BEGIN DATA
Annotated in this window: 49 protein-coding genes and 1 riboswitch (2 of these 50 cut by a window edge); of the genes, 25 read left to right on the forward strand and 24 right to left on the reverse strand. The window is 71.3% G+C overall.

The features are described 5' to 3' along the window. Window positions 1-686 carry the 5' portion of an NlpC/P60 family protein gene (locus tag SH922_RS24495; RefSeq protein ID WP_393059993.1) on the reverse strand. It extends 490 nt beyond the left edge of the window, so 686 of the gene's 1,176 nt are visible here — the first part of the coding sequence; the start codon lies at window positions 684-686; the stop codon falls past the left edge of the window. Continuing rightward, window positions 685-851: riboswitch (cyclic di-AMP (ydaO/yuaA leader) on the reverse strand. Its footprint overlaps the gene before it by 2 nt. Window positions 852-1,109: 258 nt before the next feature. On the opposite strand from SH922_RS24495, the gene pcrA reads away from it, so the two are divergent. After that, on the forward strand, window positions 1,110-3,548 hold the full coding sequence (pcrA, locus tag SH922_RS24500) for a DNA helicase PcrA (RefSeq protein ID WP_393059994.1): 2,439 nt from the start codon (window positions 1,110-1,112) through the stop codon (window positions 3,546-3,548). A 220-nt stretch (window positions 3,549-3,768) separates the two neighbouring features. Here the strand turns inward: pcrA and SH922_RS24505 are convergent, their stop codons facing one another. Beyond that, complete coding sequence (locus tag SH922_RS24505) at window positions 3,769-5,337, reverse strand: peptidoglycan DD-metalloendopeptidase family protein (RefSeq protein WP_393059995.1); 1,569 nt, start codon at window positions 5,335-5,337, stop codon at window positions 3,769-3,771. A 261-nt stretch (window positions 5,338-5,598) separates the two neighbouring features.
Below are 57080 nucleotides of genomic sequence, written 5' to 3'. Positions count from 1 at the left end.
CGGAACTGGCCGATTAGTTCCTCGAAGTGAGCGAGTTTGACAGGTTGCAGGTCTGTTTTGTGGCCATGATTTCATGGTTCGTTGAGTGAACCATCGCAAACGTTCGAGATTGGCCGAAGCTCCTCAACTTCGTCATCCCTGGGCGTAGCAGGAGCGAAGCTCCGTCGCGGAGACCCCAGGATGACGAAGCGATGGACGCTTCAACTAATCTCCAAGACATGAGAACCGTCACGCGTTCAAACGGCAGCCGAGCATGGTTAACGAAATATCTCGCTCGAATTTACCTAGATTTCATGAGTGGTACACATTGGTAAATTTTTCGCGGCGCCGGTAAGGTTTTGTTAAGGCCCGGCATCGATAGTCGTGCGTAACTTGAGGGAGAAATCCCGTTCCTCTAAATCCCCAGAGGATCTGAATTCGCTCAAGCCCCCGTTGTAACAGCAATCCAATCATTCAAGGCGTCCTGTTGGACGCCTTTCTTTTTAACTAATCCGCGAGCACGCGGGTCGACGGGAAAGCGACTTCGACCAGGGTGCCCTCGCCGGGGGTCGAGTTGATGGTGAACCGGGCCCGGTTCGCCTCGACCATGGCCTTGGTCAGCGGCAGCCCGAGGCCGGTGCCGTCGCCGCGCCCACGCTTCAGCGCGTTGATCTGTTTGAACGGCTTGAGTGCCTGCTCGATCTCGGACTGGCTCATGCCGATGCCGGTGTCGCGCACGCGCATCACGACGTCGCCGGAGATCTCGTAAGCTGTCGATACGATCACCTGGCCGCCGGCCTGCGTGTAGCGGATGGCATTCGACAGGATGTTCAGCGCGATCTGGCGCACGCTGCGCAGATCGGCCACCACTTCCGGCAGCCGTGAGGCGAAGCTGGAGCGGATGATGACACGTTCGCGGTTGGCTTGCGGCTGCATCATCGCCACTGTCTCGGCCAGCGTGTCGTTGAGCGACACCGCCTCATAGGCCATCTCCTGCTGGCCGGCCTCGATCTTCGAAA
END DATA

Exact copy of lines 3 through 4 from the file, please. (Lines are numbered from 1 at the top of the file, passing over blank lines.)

Below are 57080 nucleotides of genomic sequence, written 5' to 3'. Positions count from 1 at the left end.
CGGAACTGGCCGATTAGTTCCTCGAAGTGAGCGAGTTTGACAGGTTGCAGGTCTGTTTTGTGGCCATGATTTCATGGTTCGTTGAGTGAACCATCGCAAACGTTCGAGATTGGCCGAAGCTCCTCAACTTCGTCATCCCTGGGCGTAGCAGGAGCGAAGCTCCGTCGCGGAGACCCCAGGATGACGAAGCGATGGACGCTTCAACTAATCTCCAAGACATGAGAACCGTCACGCGTTCAAACGGCAGCCGAGCATGGTTAACGAAATATCTCGCTCGAATTTACCTAGATTTCATGAGTGGTACACATTGGTAAATTTTTCGCGGCGCCGGTAAGGTTTTGTTAAGGCCCGGCATCGATAGTCGTGCGTAACTTGAGGGAGAAATCCCGTTCCTCTAAATCCCCAGAGGATCTGAATTCGCTCAAGCCCCCGTTGTAACAGCAATCCAATCATTCAAGGCGTCCTGTTGGACGCCTTTCTTTTTAACTAATCCGCGAGCACGCGGGTCGACGGGAAAGCGACTTCGACCAGGGTGCCCTCGCCGGGGGTCGAGTTGATGGTGAACCGGGCCCGGTTCGCCTCGACCATGGCCTTGGTCAGCGGCAGCCCGAGGCCGGTGCCGTCGCCGCGCCCACGCTTCAGCGCGTTGATCTGTTTGAACGGCTTGAGTGCCTGCTCGATCTCGGACTGGCTCATGCCGATGCCGGTGTCGCGCACGCGCATCACGACGTCGCCGGAGATCTCGTAAGCTGTCGATACGATCACCTGGCCGCCGGCCTGCGTGTAGCGGATGGCATTCGACAGGATGTTCAGCGCGATCTGGCGCACGCTGCGCAGATCGGCCACCACTTCCGGCAGCCGTGAGGCGAAGCTGGAGCGGATGATGACACGTTCGCGGTTGGCTTGCGGCTGCATCATCGCCACTGTCTCGGCCAGCGTGTCGTTGAGCGACACCGCCTCATAGGCCATCTCCTGCTGGCCGGCCTCGATCTTCGAAA